Tennessee House Speaker Considering Rejecting Federal Education Funding



Republican Tennessee House Speaker Cameron Sexton has proposed a bill to reject nearly $1.8 billion in federal K-12 education funds. The funds currently support low-income students, English learners, and students with disabilities. Sexton believes that rejecting the funds will give Tennessee more autonomy in educating its students, free from federal government interference. He stated that Tennessee is financially capable of replacing the federal funds with state tax dollars. While the federal funds account for a small portion of Tennessee’s K-12 education funding, they are essential in supporting schools in low-income areas and special education.

Sexton’s proposal has received mixed reactions from lawmakers. Democratic Rep. Bo Mitchell expressed concern about students’ rights, particularly low-income students and those with disabilities. On the other hand, Republican lawmakers and Governor Bill Lee’s spokesperson, Jade Byers, have shown openness to the proposal, claiming that it would allow Tennessee to offer high-quality education. Sexton’s proposal aligns with Republican politicians’ and candidates’ calls to eliminate the US Department of Education.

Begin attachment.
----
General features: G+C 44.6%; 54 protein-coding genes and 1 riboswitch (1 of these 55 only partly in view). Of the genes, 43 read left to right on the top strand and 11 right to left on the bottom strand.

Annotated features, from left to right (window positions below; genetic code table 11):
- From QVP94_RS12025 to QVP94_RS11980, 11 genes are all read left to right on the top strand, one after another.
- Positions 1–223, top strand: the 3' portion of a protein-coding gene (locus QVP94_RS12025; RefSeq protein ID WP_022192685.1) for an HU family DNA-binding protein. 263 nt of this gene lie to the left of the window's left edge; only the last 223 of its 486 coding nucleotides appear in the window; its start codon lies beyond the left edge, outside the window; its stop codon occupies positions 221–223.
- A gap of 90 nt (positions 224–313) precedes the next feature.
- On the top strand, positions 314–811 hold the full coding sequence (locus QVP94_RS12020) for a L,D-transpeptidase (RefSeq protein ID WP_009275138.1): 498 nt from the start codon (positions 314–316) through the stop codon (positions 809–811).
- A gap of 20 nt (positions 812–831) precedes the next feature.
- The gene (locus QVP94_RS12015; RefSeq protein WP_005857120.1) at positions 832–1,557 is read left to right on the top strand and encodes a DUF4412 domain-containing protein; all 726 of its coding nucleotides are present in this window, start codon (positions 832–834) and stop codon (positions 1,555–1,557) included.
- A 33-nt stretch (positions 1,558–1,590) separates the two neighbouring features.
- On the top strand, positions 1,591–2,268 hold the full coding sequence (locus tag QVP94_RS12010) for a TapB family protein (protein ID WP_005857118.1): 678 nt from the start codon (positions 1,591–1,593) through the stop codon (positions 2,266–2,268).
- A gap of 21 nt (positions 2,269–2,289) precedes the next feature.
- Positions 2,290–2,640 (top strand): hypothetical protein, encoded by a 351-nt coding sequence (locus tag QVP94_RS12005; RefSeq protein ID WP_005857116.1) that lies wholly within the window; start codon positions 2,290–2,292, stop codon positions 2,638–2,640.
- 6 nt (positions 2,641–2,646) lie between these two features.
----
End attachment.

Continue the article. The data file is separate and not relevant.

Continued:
Advocates for public education have often used various federal funds that Tennessee receives as grounds to block or challenge various school-related bans, as Republican lawmakers have become more skeptical and combative over what is taught inside public classrooms. These conflicts have resulted in state and federal education officials often being at odds with each other. It is unclear whether Tennessee would have fewer conflicts with the federal government if the state chose to forgo the education funding since states are still required to follow federal laws.